However, you’re set on using “mubarak”, then simply replace it with “mabrook” for any of the phrases above.

13. “Get well soon” in Arabic

Although there are a few ways to say “get well soon”, below are the common two. If you take a closer look, you can see the beauty of Arabic because each term works under a certain level of illness rather than a vague “get well soon”.

Upon hearing that someone is unwell, you would say “salamtak” – “سلامتَك” masculine, “salamtik” – “سلامتِك” feminine. You could also say Allah Yashfeek – الله يشفيك masculine, or “Yashfeeki” – “يشفيكِ”, feminine. In other words, “may God heal you”.

Muslims Arabs might even say, alhamdulilah ala al salama – الحمد للله على السلامة, which means “thank God for your safety”. However, you would normally say this to someone who has come out of a surgery, or returned from a long journey, or came back from something generally tough.

Unsurprisingly, the term “Sahha” can also be used as a get well soon, because after all, it does translate to “health”. For sort of minor instances, such as a hearing someone cough or choke, you say “sahha, sahha” – “صحة صحة”. Though it does sound a bit weird when translated because you are literally saying “health, health” to someone trying to clear the airway.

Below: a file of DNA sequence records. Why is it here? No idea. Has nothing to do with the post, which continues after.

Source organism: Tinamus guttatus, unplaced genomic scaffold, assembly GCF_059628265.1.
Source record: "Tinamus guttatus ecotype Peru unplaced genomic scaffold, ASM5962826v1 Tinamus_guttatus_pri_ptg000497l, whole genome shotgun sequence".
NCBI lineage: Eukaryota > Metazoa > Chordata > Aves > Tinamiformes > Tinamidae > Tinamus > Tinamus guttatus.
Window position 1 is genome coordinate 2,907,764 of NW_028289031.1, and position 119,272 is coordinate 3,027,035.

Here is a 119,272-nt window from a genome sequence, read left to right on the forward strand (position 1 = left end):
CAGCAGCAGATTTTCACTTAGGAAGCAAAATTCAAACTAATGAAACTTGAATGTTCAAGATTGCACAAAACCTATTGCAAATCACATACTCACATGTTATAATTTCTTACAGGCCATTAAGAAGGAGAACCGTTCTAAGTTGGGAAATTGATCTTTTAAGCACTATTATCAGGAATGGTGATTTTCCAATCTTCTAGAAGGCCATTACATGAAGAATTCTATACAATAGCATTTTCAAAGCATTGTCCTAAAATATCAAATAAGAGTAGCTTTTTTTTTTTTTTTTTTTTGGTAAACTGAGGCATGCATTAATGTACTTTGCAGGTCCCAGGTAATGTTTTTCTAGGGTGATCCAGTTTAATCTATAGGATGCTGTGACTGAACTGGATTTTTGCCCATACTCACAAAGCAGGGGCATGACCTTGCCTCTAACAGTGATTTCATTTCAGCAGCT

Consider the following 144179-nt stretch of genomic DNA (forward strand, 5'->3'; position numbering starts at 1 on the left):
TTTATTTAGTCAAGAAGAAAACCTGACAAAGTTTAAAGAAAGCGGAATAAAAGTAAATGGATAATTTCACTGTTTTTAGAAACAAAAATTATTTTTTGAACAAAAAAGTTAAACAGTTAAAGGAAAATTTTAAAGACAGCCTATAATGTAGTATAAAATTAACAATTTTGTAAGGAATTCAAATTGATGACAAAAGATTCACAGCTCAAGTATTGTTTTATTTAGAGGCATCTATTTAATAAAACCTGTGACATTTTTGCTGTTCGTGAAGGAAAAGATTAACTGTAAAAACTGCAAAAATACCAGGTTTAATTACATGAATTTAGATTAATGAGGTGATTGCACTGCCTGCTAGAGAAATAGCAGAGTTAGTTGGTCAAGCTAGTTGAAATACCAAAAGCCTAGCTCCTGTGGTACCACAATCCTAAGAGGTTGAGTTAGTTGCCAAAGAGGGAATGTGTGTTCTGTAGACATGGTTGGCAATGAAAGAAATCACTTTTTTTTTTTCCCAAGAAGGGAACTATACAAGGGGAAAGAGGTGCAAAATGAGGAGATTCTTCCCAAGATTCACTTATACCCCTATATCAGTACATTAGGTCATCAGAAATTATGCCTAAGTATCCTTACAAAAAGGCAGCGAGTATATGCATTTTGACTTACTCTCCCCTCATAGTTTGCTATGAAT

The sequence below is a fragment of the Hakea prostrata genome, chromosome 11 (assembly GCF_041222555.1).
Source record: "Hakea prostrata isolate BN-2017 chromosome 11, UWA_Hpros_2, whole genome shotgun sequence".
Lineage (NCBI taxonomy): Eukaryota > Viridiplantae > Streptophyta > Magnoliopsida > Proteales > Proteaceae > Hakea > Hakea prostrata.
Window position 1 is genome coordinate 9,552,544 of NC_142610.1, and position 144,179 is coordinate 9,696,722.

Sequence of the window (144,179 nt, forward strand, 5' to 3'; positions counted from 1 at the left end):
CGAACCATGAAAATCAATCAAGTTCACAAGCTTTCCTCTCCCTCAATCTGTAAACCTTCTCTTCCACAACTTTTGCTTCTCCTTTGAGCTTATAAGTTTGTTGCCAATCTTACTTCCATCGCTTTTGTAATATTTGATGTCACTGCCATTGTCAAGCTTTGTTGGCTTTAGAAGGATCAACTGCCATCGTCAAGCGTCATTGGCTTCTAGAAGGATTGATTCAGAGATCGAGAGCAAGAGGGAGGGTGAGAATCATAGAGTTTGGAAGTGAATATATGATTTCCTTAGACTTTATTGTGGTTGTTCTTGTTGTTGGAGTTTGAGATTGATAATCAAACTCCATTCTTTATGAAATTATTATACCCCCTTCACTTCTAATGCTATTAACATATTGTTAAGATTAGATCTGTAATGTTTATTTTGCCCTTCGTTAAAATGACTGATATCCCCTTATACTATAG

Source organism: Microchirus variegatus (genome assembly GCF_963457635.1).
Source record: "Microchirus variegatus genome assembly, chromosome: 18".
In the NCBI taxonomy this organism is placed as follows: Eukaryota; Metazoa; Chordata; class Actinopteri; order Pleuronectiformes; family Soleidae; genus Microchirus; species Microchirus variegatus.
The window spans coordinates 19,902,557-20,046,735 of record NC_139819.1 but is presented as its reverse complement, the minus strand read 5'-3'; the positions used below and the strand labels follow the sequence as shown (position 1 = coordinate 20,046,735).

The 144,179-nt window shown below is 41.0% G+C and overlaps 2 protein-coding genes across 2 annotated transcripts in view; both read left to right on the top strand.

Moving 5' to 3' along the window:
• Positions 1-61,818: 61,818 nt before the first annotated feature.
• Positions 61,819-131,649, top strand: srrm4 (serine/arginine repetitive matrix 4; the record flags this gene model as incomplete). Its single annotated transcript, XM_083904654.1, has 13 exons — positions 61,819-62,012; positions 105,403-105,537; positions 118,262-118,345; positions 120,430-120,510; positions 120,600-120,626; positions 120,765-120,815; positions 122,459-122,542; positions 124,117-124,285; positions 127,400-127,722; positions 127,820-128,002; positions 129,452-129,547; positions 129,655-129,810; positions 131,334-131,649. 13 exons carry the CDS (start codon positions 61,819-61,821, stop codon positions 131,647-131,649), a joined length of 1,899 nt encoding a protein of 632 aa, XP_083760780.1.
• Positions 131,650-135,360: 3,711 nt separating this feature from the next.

Photo credit: PnP!

14. “Excuse me” in Arabic

Both of these terms stem from fushah and are understood in every Arab country. In fact, this is definitely one term you should learn as you will often be excusing yourself in tough crowds or from aggressive sellers.

The standard way to say “excuse me” is “law samaht”.

The term “afwan” – “عفوا” serves for more than one purpose. You might remember it as “you’re welcome” from earlier, but it can also be considered as “pardon”. If you catch what a person was saying or you want to retract your statement, then “afwan” is your better option.

15. “OK” in Arabic

There really isn’t much science behind the word “ok” in Arabic. You can use any of the following terms in any country. In fact, Arabic has also made room in its language for the literal word “ok”. But if want to practice the common Arabic words, then you should probably go for the first three.

Photo credit: Lucia Czernin

16. Goodbye

You must now conclude your learning Arabic journey with mastering the “goodbyes”. There a few words that can be used to sign off, but these are typically reserved for people you know. In Arabic, you wouldn’t end a conversation with a stranger by wishing them well. A simple thank you is sufficient. Nonetheless, here are a few ways to say “goodbye”: